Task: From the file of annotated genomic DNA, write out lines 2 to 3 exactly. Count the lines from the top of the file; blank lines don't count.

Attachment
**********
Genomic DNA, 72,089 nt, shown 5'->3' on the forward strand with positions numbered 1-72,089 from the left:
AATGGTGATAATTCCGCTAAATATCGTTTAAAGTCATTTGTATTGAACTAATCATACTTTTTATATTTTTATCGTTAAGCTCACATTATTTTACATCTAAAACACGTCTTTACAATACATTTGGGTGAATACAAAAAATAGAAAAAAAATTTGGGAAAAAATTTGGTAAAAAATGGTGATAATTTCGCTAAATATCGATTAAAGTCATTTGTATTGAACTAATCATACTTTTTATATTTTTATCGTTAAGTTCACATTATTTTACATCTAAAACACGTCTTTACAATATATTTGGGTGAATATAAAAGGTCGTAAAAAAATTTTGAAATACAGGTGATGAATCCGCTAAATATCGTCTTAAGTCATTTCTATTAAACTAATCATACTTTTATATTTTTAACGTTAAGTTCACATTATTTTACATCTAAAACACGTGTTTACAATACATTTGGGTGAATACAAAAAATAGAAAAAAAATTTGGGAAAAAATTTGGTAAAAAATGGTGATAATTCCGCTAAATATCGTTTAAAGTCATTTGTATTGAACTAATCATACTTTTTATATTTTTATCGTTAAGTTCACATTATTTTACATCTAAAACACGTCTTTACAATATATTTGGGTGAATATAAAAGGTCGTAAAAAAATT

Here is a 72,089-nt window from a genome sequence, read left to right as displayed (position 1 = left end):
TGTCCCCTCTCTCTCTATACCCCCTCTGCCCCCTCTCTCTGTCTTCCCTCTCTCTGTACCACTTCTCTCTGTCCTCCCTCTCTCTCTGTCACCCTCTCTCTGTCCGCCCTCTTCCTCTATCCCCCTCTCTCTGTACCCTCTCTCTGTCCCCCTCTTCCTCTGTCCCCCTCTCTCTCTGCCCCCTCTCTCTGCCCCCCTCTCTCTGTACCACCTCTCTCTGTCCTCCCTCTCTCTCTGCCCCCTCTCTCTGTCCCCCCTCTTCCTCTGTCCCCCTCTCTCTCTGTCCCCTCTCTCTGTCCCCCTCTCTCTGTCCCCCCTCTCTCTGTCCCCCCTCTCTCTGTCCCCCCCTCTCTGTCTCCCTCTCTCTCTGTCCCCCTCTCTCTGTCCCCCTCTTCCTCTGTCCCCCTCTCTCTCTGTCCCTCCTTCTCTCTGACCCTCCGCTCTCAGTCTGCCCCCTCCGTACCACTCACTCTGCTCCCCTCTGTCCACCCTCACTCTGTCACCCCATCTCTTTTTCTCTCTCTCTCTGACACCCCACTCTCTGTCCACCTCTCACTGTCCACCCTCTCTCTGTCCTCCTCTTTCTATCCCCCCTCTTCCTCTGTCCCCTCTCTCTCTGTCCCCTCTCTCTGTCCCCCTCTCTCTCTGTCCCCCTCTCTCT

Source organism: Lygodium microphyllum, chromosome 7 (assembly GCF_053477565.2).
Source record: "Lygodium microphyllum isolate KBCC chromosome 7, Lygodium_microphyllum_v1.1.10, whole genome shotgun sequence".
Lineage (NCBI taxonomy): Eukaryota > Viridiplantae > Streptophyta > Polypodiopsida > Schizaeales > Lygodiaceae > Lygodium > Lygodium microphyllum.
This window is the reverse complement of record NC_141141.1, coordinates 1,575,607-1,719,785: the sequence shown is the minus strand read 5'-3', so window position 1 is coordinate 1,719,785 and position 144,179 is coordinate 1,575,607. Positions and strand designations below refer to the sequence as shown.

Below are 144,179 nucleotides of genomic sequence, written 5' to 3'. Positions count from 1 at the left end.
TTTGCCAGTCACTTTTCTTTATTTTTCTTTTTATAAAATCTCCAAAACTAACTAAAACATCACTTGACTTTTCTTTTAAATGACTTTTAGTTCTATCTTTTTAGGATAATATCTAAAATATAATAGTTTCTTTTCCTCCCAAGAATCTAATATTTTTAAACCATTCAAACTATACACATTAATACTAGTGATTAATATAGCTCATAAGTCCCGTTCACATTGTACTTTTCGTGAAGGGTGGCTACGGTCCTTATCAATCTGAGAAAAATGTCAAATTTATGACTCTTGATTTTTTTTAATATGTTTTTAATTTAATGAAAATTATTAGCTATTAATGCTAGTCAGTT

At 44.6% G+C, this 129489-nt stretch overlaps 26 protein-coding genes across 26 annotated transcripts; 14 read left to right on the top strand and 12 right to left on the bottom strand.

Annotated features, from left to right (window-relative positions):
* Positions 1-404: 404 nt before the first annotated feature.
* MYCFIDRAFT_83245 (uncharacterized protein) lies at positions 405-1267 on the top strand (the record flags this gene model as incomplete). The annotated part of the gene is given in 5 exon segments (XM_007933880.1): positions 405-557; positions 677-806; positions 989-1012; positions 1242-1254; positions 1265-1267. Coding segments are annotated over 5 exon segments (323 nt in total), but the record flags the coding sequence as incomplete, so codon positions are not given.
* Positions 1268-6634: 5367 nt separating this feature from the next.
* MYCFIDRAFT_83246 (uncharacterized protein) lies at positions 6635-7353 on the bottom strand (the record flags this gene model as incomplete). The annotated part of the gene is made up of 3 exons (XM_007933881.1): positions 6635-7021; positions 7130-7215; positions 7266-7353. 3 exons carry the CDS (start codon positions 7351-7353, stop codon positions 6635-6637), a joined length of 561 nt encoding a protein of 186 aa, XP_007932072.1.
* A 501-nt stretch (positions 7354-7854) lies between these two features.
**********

AATGGTGATAATTCCGCTAAATATCGTTTAAAGTCATTTGTATTGAACTAATCATACTTTTTATATTTTTATCGTTAAGCTCACATTATTTTACATCTAAAACACGTCTTTACAATACATTTGGGTGAATACAAAAAATAGAAAAAAAATTTGGGAAAAAATTTGGTAAAAAATGGTGATAATTTCGCTAAATATCGATTAAAGTCATTTGTATTGAACTAATCATACTTTTTATATTTTTATCGTTAAGTTCACATTATTTTACATCTAAAACACGTCTTTACAATATATTTGGGTGAATATAAAAGGTCGTAAAAAAATTTTGAAATACAGGTGATGAATCCGCTAAATATCGTCTTAAGTCATTTCTATTAAACTAATCATACTTTTATATTTTTAACGTTAAGTTCACATTATTTTACATCTAAAACACGTGTTTACAATACATTTGGGTGAATACAAAAAATAGAAAAAAAATTTGGGAAAAAATTTGGTAAAAAATGGTGATAATTCCGCTAAATATCGTTTAAAGTCATTTGTATTGAACTAATCATACTTTTTATATTTTTATCGTTAAGTTCACATTATTTTACATCTAAAACACGTCTTTACAATATATTTGGGTGAATATAAAAGGTCGTAAAAAAATT

Here is a 72,089-nt window from a genome sequence, read left to right as displayed (position 1 = left end):